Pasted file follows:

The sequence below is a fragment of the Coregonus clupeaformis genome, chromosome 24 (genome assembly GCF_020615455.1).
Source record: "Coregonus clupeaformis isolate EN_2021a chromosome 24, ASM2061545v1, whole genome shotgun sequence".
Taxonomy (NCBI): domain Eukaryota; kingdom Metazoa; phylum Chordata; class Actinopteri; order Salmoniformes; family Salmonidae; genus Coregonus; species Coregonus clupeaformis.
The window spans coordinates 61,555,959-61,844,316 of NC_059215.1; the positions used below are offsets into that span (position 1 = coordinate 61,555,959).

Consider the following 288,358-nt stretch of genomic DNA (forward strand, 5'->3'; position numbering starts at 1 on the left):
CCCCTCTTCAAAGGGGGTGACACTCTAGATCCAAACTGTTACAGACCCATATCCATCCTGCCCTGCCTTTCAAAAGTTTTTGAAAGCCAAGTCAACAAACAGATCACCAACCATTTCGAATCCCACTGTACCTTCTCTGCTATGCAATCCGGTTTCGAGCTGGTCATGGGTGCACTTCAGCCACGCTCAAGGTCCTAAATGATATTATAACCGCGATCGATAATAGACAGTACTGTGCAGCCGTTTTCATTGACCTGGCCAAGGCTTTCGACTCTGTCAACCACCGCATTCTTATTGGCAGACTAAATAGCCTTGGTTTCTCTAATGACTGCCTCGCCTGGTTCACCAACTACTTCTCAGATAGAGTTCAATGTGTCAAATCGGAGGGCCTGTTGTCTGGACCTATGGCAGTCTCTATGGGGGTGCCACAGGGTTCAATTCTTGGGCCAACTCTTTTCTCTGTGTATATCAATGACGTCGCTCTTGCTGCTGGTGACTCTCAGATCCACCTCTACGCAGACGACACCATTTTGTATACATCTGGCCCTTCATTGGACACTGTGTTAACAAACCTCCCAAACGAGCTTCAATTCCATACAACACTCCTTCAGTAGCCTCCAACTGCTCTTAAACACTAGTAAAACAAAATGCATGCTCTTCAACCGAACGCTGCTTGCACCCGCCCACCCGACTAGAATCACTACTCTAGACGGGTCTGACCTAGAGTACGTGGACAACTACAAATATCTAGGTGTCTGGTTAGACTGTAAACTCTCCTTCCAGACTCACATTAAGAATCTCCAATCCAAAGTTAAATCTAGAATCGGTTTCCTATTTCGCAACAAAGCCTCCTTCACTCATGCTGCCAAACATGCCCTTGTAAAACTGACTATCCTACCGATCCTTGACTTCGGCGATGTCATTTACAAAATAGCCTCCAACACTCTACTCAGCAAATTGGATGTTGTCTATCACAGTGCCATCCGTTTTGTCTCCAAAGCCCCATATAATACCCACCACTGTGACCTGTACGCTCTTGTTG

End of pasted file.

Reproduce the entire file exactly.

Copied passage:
The sequence below is a fragment of the Coregonus clupeaformis genome, chromosome 24 (genome assembly GCF_020615455.1).
Source record: "Coregonus clupeaformis isolate EN_2021a chromosome 24, ASM2061545v1, whole genome shotgun sequence".
Taxonomy (NCBI): domain Eukaryota; kingdom Metazoa; phylum Chordata; class Actinopteri; order Salmoniformes; family Salmonidae; genus Coregonus; species Coregonus clupeaformis.
The window spans coordinates 61,555,959-61,844,316 of NC_059215.1; the positions used below are offsets into that span (position 1 = coordinate 61,555,959).

Consider the following 288,358-nt stretch of genomic DNA (forward strand, 5'->3'; position numbering starts at 1 on the left):
CCCCTCTTCAAAGGGGGTGACACTCTAGATCCAAACTGTTACAGACCCATATCCATCCTGCCCTGCCTTTCAAAAGTTTTTGAAAGCCAAGTCAACAAACAGATCACCAACCATTTCGAATCCCACTGTACCTTCTCTGCTATGCAATCCGGTTTCGAGCTGGTCATGGGTGCACTTCAGCCACGCTCAAGGTCCTAAATGATATTATAACCGCGATCGATAATAGACAGTACTGTGCAGCCGTTTTCATTGACCTGGCCAAGGCTTTCGACTCTGTCAACCACCGCATTCTTATTGGCAGACTAAATAGCCTTGGTTTCTCTAATGACTGCCTCGCCTGGTTCACCAACTACTTCTCAGATAGAGTTCAATGTGTCAAATCGGAGGGCCTGTTGTCTGGACCTATGGCAGTCTCTATGGGGGTGCCACAGGGTTCAATTCTTGGGCCAACTCTTTTCTCTGTGTATATCAATGACGTCGCTCTTGCTGCTGGTGACTCTCAGATCCACCTCTACGCAGACGACACCATTTTGTATACATCTGGCCCTTCATTGGACACTGTGTTAACAAACCTCCCAAACGAGCTTCAATTCCATACAACACTCCTTCAGTAGCCTCCAACTGCTCTTAAACACTAGTAAAACAAAATGCATGCTCTTCAACCGAACGCTGCTTGCACCCGCCCACCCGACTAGAATCACTACTCTAGACGGGTCTGACCTAGAGTACGTGGACAACTACAAATATCTAGGTGTCTGGTTAGACTGTAAACTCTCCTTCCAGACTCACATTAAGAATCTCCAATCCAAAGTTAAATCTAGAATCGGTTTCCTATTTCGCAACAAAGCCTCCTTCACTCATGCTGCCAAACATGCCCTTGTAAAACTGACTATCCTACCGATCCTTGACTTCGGCGATGTCATTTACAAAATAGCCTCCAACACTCTACTCAGCAAATTGGATGTTGTCTATCACAGTGCCATCCGTTTTGTCTCCAAAGCCCCATATAATACCCACCACTGTGACCTGTACGCTCTTGTTG